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New Augmented Reality Application to Help in Preserving the Original Names Of Welsh Locations

New Augmented Reality Application to Help in Preserving the Original Names Of Welsh Locations

Tro, a soon-to-be-launched augmented reality (AR) application will attempt to preserve the authentic names of Welsh places. It will also help people learn how to pronounce the names of these places.

Tro presently encompasses a portion of the Offa’s Dyke National Trail north section, stretching from Prestatyn to Chirk.

Users can download the application and venture out on the trail. Their phones will start vibrating when they reach the catchment regions of certain places.

Image source: galactig.com

They can then look at their mobile phone screens to observe their surroundings, and the names of these places will pop up at the exact locations. In addition, users can also hear the names pronounced by several voices of the locals.

A tiny symbol is offered in the application right by the names of the locations. Users can place a finger on the symbol to gain knowledge regarding the meaning of a location’s name, its history, and legends.

Eluned Morgan, the Minister for the Welsh Language, remarked regarding plans to raise the count of Welsh speakers to 1 million by 2050.

This objective can be achieved if all parties involved make using Welsh easy for people in their daily lives. Helping people use technology in the Welsh language is crucial for the success of the initiative. – Eluned Morgan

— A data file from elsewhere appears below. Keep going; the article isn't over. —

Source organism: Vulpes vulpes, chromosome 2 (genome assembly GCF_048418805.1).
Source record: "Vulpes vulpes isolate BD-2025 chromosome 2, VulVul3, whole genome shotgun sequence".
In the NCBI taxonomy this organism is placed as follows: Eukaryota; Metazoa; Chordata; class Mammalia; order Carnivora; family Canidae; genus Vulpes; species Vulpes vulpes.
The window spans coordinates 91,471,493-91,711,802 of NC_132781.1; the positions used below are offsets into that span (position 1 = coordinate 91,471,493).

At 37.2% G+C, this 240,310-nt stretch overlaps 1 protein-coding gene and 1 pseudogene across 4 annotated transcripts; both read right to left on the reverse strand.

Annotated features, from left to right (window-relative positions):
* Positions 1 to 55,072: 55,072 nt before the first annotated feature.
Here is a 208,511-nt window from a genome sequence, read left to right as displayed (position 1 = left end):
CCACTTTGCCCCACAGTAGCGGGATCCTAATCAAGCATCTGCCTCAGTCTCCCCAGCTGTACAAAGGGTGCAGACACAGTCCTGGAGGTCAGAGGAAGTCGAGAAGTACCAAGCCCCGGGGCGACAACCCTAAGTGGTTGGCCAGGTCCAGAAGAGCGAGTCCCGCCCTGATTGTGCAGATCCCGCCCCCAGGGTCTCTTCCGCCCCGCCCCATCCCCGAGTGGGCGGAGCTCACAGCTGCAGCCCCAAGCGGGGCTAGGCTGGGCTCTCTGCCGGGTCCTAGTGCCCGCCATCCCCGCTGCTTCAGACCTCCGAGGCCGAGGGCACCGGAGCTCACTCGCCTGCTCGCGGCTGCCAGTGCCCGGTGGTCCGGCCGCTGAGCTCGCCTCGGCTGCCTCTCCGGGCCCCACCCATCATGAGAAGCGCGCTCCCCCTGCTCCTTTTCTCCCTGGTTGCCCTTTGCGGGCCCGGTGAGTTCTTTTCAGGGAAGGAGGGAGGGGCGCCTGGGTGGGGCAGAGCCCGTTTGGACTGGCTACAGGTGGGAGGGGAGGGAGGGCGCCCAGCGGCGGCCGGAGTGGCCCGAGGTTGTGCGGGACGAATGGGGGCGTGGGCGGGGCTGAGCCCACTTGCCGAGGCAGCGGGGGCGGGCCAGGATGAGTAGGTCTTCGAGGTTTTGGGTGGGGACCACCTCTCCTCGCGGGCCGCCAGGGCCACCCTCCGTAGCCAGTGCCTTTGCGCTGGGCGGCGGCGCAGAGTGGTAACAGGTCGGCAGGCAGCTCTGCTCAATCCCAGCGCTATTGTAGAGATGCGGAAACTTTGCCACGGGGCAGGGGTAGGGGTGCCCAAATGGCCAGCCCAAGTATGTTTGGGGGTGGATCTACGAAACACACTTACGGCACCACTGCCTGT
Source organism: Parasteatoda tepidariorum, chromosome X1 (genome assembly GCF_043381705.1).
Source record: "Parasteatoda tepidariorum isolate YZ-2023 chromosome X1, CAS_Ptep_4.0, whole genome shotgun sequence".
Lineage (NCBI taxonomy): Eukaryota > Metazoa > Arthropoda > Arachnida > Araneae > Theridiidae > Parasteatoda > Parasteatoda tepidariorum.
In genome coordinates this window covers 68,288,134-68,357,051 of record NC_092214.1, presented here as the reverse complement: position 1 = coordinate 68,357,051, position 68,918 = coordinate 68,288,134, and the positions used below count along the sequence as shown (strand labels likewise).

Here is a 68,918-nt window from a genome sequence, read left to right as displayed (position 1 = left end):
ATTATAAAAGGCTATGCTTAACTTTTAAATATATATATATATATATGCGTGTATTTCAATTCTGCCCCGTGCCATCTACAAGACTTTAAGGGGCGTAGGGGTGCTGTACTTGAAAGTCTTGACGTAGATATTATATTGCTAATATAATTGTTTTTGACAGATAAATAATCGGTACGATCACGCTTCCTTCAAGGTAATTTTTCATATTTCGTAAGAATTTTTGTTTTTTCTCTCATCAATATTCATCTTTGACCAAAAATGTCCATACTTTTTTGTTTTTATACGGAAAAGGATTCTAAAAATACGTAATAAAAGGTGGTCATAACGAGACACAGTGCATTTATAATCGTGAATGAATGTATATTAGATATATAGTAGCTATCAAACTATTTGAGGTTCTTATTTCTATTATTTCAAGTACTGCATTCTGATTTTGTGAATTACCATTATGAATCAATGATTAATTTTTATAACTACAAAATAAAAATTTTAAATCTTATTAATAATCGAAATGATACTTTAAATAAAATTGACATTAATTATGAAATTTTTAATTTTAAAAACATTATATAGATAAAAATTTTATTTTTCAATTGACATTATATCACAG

Morgan expressed his contentment for the fact that the Welsh Government could contribute towards funding for the TRO Mynyddoedd Pawb mobile application, describing it is an inspiring concept.

According to Morgan, enthusiastic walkers can discover the names of different Welsh places, as they take a stroll down the picturesque backdrop of northeastern Wales. This experience can be enjoyed with their own digital devices, in the Welsh language.

The concept of developing an application containing location names came to existence after post-conference discussions organised by Mynyddoedd Pawb at Glan-llyn, Urdd Outdoor Activity Centre. The app has been created with the collaboration of Mynyddoedd Pawb, Galactig, and Clwydian Range and Dee Valley AONB.

The Cymraeg 2050 Grant of the Welsh Government was utilised to provide financial assistance to the project. This grant is offered to those projects that have the prospective flair of aiding the Government’s objective of driving up the count of Welsh speakers in the country by 2050. Other collaborators of the project include Menter Iaith Fflint a Wrecsam and Menter Iaith Sir Ddinbych.

The approval to use the books Place-Names of Flintshire and Dictionary of the Place-names of Wales was given by Ken Lloyd Gruffydd and Hywel Wyn Owen. These two resources were used to obtain all required information for the app.

The app can be downloaded by users when they visit the Tro.cymru website. Additional information regarding local language events can also be obtained from resources like the websites of Mentrau Iaith.

Tro is targeted towards locals, tourists, outdoor industries and schools in Wales. The Dee Valley and Clwydian Range region has been chosen as a pilot for the project.

The app can make an earnest effort to increase interest in the Welsh language.

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